Amalek is a recurring feature in our people’s history, assuming a position as the archetypal villain. And on Shabbat Zachor, it is the original story of Amalek that we are remembering. On Shabbat Zachor (as with most of the other special Shabbatot) outside of the special readings for the day there is no special ritual for the service.

Following a tradition my dear colleague, Rabbi Danny Burkeman, started , and which we adopted for Bet David two years ago, we will read also this Shabbat Zachor from our Czech Memorial Torah scroll (saved from Europe after the Shoah) .

This Torah itself symbolises the very fulfilment of the commandment to never forget; it emerged from the horrors of the latest Amalakite persecution, as the Nazis sought the destruction of European Jewry. The survival of this Torah scroll, and its use in a Synagogue for worship and prayer, is evidence of the fulfilment of the commandment to ‘blot out the remembrance of Amalek [the Nazis] from under heaven’. And simultaneously, as we honour the scroll as our Czech Memorial Torah scroll, always remembering its story of survival out of the ashes of destruction, we guarantee that we ‘shall not forget it’.

Shabbat Shalom

Rabbi Adrian M Schell


Shabbat Teruma: Make Me a sanctuary


Last week, I shared with you the sad news of the passing of Michael Brookstone, a member of our Introduction to Judaism programme. Many of you met this gentle man, who despite the many hardships he had to endure in his life, always had a smile for others and the will to continue to follow his dreams.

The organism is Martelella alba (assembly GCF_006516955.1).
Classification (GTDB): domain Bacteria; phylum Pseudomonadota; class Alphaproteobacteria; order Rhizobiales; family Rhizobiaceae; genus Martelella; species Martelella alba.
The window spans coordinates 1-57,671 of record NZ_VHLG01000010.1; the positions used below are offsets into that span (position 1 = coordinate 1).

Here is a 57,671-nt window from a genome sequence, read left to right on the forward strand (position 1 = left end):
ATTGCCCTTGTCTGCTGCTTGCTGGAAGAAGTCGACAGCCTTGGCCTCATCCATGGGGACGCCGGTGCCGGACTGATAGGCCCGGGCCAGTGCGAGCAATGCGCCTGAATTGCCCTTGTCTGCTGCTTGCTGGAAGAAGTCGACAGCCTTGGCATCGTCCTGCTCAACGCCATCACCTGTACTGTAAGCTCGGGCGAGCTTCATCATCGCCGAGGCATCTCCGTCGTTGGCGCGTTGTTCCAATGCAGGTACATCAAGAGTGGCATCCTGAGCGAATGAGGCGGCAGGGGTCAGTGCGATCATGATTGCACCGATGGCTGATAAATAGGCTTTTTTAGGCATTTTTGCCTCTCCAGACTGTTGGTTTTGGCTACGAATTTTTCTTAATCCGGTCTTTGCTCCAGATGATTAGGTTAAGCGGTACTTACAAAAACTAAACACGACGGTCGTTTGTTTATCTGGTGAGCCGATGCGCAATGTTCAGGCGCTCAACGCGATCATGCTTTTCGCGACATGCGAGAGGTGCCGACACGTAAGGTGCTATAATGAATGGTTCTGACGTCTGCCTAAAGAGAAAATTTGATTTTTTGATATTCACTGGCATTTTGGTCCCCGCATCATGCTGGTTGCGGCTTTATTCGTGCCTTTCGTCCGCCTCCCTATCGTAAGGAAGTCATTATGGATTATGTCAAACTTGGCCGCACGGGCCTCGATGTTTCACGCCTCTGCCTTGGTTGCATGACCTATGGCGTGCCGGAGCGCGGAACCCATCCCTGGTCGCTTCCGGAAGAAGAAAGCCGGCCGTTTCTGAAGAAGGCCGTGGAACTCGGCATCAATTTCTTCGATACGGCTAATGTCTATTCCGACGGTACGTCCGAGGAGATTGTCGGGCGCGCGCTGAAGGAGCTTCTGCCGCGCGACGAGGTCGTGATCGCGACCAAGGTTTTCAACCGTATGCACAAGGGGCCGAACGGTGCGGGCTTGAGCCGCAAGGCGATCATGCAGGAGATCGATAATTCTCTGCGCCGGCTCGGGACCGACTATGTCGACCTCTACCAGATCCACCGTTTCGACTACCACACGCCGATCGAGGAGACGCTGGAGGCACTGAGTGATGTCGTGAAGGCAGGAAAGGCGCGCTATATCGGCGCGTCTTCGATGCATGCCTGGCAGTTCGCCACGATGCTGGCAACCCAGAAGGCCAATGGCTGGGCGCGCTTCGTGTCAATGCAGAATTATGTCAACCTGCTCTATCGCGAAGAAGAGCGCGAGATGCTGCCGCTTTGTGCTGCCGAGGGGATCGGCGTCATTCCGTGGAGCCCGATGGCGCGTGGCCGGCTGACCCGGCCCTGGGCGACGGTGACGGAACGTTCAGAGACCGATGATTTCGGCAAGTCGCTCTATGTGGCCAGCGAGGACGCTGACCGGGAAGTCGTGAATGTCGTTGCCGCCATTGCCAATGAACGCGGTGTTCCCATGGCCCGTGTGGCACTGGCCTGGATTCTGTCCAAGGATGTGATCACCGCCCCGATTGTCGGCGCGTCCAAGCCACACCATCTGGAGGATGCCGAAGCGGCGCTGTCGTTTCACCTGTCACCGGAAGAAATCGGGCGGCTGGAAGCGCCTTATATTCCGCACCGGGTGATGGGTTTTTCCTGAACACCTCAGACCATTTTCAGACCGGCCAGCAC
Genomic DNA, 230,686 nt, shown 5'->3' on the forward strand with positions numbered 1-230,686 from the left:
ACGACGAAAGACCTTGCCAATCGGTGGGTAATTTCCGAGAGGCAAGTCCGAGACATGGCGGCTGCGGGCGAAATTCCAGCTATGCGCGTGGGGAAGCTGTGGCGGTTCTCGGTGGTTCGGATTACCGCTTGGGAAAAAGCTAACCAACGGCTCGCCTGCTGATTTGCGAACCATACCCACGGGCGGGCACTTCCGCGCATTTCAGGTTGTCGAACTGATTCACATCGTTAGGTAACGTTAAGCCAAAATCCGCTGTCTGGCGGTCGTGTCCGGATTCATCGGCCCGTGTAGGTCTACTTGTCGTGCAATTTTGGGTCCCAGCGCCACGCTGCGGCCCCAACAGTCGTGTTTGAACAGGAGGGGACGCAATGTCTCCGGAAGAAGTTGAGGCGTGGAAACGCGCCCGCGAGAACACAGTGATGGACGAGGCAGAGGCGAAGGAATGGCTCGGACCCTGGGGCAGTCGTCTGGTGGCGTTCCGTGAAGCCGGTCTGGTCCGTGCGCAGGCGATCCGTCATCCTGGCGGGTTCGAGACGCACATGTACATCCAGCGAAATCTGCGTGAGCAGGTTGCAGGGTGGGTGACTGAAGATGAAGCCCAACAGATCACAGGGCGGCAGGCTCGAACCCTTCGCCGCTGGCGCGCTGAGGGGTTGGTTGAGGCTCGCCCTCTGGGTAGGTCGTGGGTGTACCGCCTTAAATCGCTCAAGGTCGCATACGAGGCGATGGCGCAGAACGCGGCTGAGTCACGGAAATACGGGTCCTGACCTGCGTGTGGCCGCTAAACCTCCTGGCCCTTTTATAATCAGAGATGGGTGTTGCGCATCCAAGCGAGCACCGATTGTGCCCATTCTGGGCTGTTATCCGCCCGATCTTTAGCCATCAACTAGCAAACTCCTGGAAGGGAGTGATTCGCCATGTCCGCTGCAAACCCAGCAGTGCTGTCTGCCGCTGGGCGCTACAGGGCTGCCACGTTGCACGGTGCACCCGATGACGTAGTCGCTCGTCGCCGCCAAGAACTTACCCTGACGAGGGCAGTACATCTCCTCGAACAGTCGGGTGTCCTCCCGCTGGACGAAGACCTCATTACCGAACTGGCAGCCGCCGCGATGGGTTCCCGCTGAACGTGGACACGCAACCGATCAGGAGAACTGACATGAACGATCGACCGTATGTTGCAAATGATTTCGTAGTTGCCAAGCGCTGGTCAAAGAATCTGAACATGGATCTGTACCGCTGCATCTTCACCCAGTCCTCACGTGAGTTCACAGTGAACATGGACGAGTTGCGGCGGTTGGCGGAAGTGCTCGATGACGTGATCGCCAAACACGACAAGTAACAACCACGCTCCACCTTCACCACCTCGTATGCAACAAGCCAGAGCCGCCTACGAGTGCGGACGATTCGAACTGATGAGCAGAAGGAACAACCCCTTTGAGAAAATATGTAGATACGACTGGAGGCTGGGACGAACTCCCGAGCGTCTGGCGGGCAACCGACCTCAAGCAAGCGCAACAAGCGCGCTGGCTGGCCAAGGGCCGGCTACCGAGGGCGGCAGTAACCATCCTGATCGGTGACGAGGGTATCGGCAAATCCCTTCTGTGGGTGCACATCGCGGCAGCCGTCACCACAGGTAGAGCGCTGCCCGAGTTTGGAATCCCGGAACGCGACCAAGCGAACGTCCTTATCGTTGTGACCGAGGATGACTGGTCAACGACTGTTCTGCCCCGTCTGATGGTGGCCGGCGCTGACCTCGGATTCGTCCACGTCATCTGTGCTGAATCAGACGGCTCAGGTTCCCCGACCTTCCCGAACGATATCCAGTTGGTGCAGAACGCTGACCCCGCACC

What has moved me the most after I had to announce his death is to learn how many hearts he had touched and how he had contributed in his own, unique way to make Bet David a warm home for so many—a place were God can be found, because of the people who come here.

Our Torah portion opens with the word from God to Moses: “Tell the Israelite people to bring Me gifts; you shall accept gifts for Me from every person whose heart so moves them.” and some verses later God explains for what those gifts are needed. “And let them make Me a sanctuary that I may dwell among them” (Ex 25,2 and 8).

Studying these two sentences, we  learn something fundamental about any place of worship, any Shul, church, mosque or temple. It is not what we give and how much, only an open heart will provide the space for God. Rashi sees the gifts demanded by Terumah not as dictated practice but rather as an intentional choice. Not only are the gifts voluntary, but also, Rashi suggests, they come from the heart as expressions of good will. The first sanctuary for the Israelites was not only built with gold, silver, wood and so on, but more so by all the volunteer work, and an immense sense of community, creating something special and unique.

Michael’s contribution to Bet David was his optimism, which came from his heart. May his memory inspire all of us to open our hearts alike, creating a sanctuary for God among us.

Shabbat Shalom
Rabbi Adrian M Schell

Torah Reading Shabbat Terumah

Exodus 25:1-27:19 Reading: Ex 25:13 – 25:36
Plaut p. 546; Hertz p. 327

Haftarah : I Kings 5:26-6:13
Plaut p.559; Hertz p.336